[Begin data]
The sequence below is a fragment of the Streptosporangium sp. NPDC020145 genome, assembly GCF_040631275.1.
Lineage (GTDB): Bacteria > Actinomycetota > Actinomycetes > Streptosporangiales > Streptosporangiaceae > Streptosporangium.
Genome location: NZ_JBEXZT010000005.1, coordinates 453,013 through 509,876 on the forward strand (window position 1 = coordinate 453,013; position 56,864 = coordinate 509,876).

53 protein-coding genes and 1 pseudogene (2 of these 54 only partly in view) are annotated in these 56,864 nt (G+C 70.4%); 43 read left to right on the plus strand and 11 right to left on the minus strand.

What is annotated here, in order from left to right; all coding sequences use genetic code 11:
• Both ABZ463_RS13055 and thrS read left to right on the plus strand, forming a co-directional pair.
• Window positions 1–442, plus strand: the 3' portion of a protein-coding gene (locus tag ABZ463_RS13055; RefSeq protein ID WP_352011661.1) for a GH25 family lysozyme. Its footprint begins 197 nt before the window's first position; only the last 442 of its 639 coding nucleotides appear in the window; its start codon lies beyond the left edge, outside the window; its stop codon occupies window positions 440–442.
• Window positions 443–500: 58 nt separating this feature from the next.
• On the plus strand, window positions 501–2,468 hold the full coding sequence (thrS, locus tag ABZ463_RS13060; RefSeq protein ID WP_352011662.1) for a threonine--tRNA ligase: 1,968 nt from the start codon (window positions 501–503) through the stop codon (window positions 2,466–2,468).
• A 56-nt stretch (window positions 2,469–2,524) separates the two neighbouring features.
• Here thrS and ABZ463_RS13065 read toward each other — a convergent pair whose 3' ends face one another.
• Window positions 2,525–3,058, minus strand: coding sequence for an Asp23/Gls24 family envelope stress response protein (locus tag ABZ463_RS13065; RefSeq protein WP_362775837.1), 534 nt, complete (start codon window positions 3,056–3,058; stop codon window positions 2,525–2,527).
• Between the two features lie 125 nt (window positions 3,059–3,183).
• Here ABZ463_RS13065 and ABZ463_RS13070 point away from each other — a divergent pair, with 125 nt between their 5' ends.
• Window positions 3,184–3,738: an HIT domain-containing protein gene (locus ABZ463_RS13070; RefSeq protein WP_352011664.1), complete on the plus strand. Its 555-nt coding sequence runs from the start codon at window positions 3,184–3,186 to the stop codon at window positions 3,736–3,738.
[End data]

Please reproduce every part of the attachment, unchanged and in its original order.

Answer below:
The sequence below is a fragment of the Streptosporangium sp. NPDC020145 genome, assembly GCF_040631275.1.
Lineage (GTDB): Bacteria > Actinomycetota > Actinomycetes > Streptosporangiales > Streptosporangiaceae > Streptosporangium.
Genome location: NZ_JBEXZT010000005.1, coordinates 453,013 through 509,876 on the forward strand (window position 1 = coordinate 453,013; position 56,864 = coordinate 509,876).

53 protein-coding genes and 1 pseudogene (2 of these 54 only partly in view) are annotated in these 56,864 nt (G+C 70.4%); 43 read left to right on the plus strand and 11 right to left on the minus strand.

What is annotated here, in order from left to right; all coding sequences use genetic code 11:
• Both ABZ463_RS13055 and thrS read left to right on the plus strand, forming a co-directional pair.
• Window positions 1–442, plus strand: the 3' portion of a protein-coding gene (locus tag ABZ463_RS13055; RefSeq protein ID WP_352011661.1) for a GH25 family lysozyme. Its footprint begins 197 nt before the window's first position; only the last 442 of its 639 coding nucleotides appear in the window; its start codon lies beyond the left edge, outside the window; its stop codon occupies window positions 440–442.
• Window positions 443–500: 58 nt separating this feature from the next.
• On the plus strand, window positions 501–2,468 hold the full coding sequence (thrS, locus tag ABZ463_RS13060; RefSeq protein ID WP_352011662.1) for a threonine--tRNA ligase: 1,968 nt from the start codon (window positions 501–503) through the stop codon (window positions 2,466–2,468).
• A 56-nt stretch (window positions 2,469–2,524) separates the two neighbouring features.
• Here thrS and ABZ463_RS13065 read toward each other — a convergent pair whose 3' ends face one another.
• Window positions 2,525–3,058, minus strand: coding sequence for an Asp23/Gls24 family envelope stress response protein (locus tag ABZ463_RS13065; RefSeq protein WP_362775837.1), 534 nt, complete (start codon window positions 3,056–3,058; stop codon window positions 2,525–2,527).
• Between the two features lie 125 nt (window positions 3,059–3,183).
• Here ABZ463_RS13065 and ABZ463_RS13070 point away from each other — a divergent pair, with 125 nt between their 5' ends.
• Window positions 3,184–3,738: an HIT domain-containing protein gene (locus ABZ463_RS13070; RefSeq protein WP_352011664.1), complete on the plus strand. Its 555-nt coding sequence runs from the start codon at window positions 3,184–3,186 to the stop codon at window positions 3,736–3,738.